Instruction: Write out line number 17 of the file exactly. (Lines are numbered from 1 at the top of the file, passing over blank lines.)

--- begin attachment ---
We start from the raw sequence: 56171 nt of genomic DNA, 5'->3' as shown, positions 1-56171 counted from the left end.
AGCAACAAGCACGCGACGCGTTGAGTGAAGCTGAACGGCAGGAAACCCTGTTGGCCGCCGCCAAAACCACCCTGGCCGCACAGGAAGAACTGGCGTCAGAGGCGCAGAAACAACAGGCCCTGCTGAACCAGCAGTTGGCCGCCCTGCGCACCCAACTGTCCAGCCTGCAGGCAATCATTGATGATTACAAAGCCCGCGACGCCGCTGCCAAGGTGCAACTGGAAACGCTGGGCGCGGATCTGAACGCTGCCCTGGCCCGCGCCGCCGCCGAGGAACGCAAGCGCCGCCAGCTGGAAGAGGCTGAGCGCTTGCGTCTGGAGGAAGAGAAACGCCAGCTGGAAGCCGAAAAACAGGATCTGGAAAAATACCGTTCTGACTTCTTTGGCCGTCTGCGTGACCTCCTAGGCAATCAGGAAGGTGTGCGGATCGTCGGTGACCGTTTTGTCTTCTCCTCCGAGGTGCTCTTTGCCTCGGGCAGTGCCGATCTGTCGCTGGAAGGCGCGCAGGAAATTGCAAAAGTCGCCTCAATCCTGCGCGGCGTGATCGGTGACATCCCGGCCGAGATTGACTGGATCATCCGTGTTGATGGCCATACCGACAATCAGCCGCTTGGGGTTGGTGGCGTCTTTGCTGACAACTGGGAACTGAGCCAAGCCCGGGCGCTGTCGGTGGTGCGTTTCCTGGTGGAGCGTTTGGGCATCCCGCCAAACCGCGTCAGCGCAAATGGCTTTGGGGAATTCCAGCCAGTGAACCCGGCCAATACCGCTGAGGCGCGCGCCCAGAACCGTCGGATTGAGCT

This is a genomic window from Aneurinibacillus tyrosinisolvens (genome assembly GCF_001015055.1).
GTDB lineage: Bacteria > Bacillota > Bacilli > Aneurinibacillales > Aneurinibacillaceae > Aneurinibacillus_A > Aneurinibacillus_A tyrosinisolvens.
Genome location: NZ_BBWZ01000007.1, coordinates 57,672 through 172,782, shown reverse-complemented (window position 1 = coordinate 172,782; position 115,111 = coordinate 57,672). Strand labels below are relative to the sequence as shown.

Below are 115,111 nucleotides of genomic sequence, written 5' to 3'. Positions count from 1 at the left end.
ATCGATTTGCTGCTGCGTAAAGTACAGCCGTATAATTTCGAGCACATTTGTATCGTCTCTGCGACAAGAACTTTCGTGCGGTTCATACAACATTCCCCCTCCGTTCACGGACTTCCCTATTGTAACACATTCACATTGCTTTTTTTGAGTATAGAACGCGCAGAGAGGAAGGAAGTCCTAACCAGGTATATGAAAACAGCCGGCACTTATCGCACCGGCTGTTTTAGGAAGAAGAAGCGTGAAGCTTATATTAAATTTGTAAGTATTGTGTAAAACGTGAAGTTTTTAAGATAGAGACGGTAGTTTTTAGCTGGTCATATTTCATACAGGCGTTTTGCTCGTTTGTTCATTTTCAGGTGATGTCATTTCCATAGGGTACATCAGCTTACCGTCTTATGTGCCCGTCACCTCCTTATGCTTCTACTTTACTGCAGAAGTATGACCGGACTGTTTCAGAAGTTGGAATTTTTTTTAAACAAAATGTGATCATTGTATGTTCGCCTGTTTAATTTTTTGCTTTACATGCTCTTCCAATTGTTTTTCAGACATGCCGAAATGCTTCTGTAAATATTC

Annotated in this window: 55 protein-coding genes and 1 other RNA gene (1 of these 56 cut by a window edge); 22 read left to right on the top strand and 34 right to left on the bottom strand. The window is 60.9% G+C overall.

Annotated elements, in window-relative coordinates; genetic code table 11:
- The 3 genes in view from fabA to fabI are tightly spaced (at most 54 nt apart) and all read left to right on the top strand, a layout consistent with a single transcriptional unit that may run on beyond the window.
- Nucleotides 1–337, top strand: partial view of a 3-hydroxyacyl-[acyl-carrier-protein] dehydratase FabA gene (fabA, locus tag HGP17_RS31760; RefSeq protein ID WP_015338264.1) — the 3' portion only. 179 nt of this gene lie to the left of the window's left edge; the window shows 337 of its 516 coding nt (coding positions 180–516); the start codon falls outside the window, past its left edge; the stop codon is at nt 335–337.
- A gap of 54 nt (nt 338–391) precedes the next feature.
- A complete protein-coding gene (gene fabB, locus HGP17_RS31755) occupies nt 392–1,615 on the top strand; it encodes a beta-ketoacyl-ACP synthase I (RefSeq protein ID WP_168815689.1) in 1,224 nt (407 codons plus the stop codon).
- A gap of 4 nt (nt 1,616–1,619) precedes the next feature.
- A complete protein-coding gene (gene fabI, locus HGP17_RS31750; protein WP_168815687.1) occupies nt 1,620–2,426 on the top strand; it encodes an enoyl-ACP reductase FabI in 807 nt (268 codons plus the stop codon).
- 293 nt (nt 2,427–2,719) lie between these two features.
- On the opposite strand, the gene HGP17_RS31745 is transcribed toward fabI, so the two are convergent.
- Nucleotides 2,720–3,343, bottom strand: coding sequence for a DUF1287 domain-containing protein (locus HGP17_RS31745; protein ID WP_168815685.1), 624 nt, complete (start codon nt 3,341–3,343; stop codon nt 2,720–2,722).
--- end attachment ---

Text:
- On the opposite strand, the gene HGP17_RS31745 is transcribed toward fabI, so the two are convergent.